Florence School of Banking & Finance and School of Transnational Governance Joint Autumn School
The Law, Economics and Practice of EU Banking Resolution
Fully booked- Registration closed
The financial crisis of 2007-8 taught us that Europe needs more resilient institutions, with more capital and liquidity resources, to better withstand stress and market turmoil. It also needs to fix idiosyncratic weaknesses of credit institutions. To this end the new EU resolution framework requires recovery and resolution plans to be established for each supervised entity, to ensure its resolvability and to minimise spill-over effects on the real economy and the burden on the taxpayer when banks fail or in systemic crisis.
Those are the key elements at the core of the European Bank Recovery and Resolution Directive (BRRD). The BRRD, together with the institutional counterpart for the Banking Union, the Single Resolution Mechanism, is at its final stages of implementation and further developed with the November 2016 package proposed by the Commission.
The joint FBF-STG Autumn School seeks to intensify and strengthen knowledge on the part of public authorities, practitioners and academics as well as foster an in-depth dialogue on the merits and challenges in the implementation of the new EU resolution framework.
- Acquire the essentials of the new EU banking resolution regime – its rules and principles, actors and procedures
- Understand and apply the key concepts of bank resolution (e.g. Resolution Tools, Resolution Objectives, Bail-In, No Creditor Worse Off in Liquidation, Minimum Requirements for Own Funds and Eligible Liabilities, Total Loss Absorption Capacity)
- Learn how to assess recovery plans in practice
- Learn how to design and implement resolution plans in practice
Day 1 – Wednesday 22 November
The European Resolution Architecture: a Bird Eye’s View
Introduction to Banking Resolution (Bart Joosen)
- Understanding the bifurcated legislative architecture, BRRD v. Single Resolution Mechanism Regulation.
- Recovery planning, recovery execution and early intervention and interaction between competent authority and institution.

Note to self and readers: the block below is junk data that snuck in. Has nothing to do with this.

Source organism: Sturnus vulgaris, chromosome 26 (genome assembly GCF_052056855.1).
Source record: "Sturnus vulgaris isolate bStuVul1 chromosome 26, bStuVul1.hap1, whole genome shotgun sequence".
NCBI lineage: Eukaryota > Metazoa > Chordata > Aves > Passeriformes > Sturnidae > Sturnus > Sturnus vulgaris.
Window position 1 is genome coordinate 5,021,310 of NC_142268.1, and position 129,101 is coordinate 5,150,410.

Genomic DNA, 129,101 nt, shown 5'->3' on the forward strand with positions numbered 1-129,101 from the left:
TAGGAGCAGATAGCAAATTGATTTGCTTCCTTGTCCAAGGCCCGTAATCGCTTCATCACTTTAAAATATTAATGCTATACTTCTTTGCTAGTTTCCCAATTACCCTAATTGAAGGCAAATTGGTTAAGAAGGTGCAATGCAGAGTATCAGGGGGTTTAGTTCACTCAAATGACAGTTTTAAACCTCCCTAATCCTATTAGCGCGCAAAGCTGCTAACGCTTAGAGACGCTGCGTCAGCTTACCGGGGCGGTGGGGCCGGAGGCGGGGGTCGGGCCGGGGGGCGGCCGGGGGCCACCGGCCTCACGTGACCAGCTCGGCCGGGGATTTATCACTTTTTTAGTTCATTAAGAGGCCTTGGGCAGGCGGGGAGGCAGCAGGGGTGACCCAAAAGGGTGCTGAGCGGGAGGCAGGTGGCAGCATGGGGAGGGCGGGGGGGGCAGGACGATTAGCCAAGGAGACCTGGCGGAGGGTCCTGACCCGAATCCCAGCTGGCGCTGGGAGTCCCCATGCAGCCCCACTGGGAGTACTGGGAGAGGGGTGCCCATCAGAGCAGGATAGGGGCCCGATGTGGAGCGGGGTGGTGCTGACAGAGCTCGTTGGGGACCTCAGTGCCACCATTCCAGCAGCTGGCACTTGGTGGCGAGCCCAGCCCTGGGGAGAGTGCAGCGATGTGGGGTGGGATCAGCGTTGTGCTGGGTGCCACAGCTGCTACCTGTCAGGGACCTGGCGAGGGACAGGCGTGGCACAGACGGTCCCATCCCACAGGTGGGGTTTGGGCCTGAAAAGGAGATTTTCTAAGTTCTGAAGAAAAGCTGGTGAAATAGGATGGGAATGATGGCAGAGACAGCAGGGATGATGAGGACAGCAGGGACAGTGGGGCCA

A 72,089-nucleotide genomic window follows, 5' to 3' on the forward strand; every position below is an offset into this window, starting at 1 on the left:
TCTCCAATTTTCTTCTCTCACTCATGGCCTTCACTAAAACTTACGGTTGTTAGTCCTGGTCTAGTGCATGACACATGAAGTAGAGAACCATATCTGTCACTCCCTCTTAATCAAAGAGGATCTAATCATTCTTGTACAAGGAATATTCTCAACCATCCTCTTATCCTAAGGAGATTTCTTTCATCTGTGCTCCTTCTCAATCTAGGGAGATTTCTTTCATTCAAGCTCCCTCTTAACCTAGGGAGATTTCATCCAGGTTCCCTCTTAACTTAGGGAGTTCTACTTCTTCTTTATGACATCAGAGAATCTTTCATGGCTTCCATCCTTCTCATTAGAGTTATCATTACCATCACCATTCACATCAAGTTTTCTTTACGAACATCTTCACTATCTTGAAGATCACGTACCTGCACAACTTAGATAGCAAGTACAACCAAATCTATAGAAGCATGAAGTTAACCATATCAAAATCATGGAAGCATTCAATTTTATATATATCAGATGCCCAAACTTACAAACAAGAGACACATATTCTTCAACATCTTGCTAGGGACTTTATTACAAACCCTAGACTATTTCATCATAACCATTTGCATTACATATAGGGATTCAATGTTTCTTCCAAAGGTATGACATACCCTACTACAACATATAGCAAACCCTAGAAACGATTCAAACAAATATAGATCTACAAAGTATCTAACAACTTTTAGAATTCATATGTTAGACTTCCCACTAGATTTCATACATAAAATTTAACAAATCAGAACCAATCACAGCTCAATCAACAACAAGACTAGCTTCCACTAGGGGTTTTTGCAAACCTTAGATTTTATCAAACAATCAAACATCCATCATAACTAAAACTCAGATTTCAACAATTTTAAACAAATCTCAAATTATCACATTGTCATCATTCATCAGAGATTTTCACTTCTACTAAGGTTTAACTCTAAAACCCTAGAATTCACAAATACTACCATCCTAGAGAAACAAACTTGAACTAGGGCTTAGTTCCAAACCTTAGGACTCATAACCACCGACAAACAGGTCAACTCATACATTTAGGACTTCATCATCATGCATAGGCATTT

- Resolution planning and the determination of resolvability.
- Resolution objectives, role of valuation, determination of resolution trigger (point of non-viability v. failing or likely to fail).
- Resolution execution instead of ordinary wind down in liquidation, resolution principles to be observed (NCWO and others).
Capital regulation for resolution purposes (Bart Joosen)
- Status of European capital buffer building programme, Basel III, CRDIV/CRR and proposals for CRR2/CRDV.
- Restraining dividend, coupon and bonus distribution upon MDA-calculations: building up Capital Buffers and MREL.
- Pillar 1 capital, Pillar 2 required capital and Pillar 2 Guidance
- Going concern capital and gone concern capital.
- Loss absorption principles and Recapitalisation.
Practical exercise on Maximum Distributed Amount calculation (Bart Joosen)
A practical and interactive exercise where participants will be assigned different roles in the simulated calculation of the Maximum Distributable Amount of dividend, coupon on Addition Tier 1 capital instruments and bonusses based on a balance sheet, capital funding plan and profit and loss account of a fictive European bank.
There will be groups working from the perspective of bank’s stakeholders and groups that will work from the perspective of the competent authority. In the plenary feedback session these different perspectives will be debated among the participants, moderated by the instructor.
Day 2 – Thursday 23 November 2017
Recovery and Resolution Planning in Practice
Bank valuation, Non Performing Loans, Asset management Companies (Andrea Resti)
- Bank valuation: standard approaches and their use for banks undergoing resultion.
- Valuating NPL and estimating recoveries.
- Asset management companies.
Bank liability structure and resolution: Cocos and bail-inable debt (Andrea Resti)
- Contingent-convertible liabilities (“Cocos”).
- Bail-inable debt.
Recovery Planning (Boudewijn Berger)
- What should the Recovery Plan contain? Requirements in the BRRD, EBA guidelines and technical standards and additional requirements by the authorities.
- How does ABN AMRO prepare its Recovery Plan? Processes and procedures, departments involved, annual cycle, scenarios and dry runs.
- Recovery Plan versus Resolution Plan: a compare and contrast.
- Practical experiences and some views on the cooperation, coordination and exchange of information between the supervisor and the resolution authorities.
Day 3 – Friday 24 November 2017
Financing of Resolution and Instruments of Resolution Authorities